I would be more than happy to lay it all out if I already had another job lined up but I don't yet and that's why I feel nervous about doing it.

perditalost Sun 13-Nov-16 11:22:26

Did he get 50% of your extra earnings from the part time job?

Tryingtostayyoung Sun 13-Nov-16 11:28:37

We decided together what we did with the money so in that respect yes.

Wookiecookies Sun 13-Nov-16 11:33:58

No judgement here at all, as you should do things however suits you as a couple/individual, but I find this so bizarre, as DH and I have always just had a shared pot of money, it just makes issues like this irrelevant. Sorry, but I just cant wrap my head around what the issue is here.

EweAreHere Sun 13-Nov-16 11:37:17

I think money is family money, yes, but I also think that you should be cutting back after an expensive year and you draw the lines at buying presents for adults outside of your immediate family. There is no reason to be buying adult siblings birthday presents; buy for their children and have them only buy for your children. Just tell them that's what you're doing.

EdithWeston Sun 13-Nov-16 11:37:19

You decided, jointly, to spend various pots of your (plural) savings to fund renovations.

There is no reason why you cannot decide, jointly, to spend some if your (plural) savings to fund Christmas. Though obviously you can only spend from the accounts which have money in them.

Have you looked in the Christmas topic, as there are oodles of threads there about present suggestions, including best bang for buck when on a shoestring

Yes you will need to budget carefully, but you may find that you do not need to cut back the numbers you buy pressies for if you plan well.

Iknowthisgirlcanx100 Sun 13-Nov-16 11:39:26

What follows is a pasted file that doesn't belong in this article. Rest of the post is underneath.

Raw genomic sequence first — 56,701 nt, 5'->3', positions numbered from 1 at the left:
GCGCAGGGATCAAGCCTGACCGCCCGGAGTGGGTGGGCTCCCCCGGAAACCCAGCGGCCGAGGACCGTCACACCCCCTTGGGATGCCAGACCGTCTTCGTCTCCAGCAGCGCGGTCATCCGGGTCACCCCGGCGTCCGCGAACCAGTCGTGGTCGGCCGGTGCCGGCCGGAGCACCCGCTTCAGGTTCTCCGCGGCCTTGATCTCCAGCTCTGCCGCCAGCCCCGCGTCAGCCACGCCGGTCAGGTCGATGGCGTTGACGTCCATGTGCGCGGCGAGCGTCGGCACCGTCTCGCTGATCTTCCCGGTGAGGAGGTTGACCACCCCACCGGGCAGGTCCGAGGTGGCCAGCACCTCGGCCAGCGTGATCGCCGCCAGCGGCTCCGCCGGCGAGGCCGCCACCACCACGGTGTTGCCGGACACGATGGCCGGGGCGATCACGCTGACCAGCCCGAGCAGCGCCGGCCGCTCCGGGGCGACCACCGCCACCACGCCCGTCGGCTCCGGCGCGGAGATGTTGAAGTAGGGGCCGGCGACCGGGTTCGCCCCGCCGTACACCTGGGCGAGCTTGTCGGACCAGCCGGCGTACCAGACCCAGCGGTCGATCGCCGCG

So his money is shared money? And your money is your money? Is that right?

WamBamThankYouMaam Sun 13-Nov-16 11:41:32

I think your DH is absolutely right! The money currently sits in your account so that's where it needs to come from.

And I think saying you shouldn't get people presents because you've renovated your house is ridiculous. People often have large expenses, it doesn't mean they get to opt out of all the others.

Iknowthisgirlcanx100 Sun 13-Nov-16 11:44:41

You are a SAHM so you completely share your husband's salary but when you got a small part time job for a few weeks you maintain that money earned is totally yours? I am having trouble understanding your logic here.

Cheby Sun 13-Nov-16 11:54:02

I think YABU. If I'm understanding correctly re the savings, you have had £450 back but DH none? So, if you had paid the savings back equally as the money came in, you would have both had £225 each.

So if you don't want to go with your DH's suggestion (which seems fine to me) I think the most fair thing would be to give DH £225 from your savings, so you have both had the same back, and then split presents equally like you would normally do. I think your idea of having a more frugal Christmas is a good one in these circumstances.

Then, when you start earning again, both you and DH are owed a further £225 each, which you should pay back equally at the same rate as one another to avoid this happening in the future.

It sounds like you have a very fair financial set up and that your DH is reasonable with money. I think you would be unreasonable to not share with him equally in this situation.

clerquin Sun 13-Nov-16 11:55:34

YABU. Clearly, it's family income and family savings so it doesn't actually matter where the money comes from in this instance to fund Christmas.

What matters is that you need a financial buffer emotionally more than your DH.

I suggest a conversation along the lines of cutting back the Christmas budget would be an appropriate compromise. You just need to be more imaginative with the 'token' presents for adults. Another vote for perusing the Christmas bargain thread as a really good source for ideas and good deals.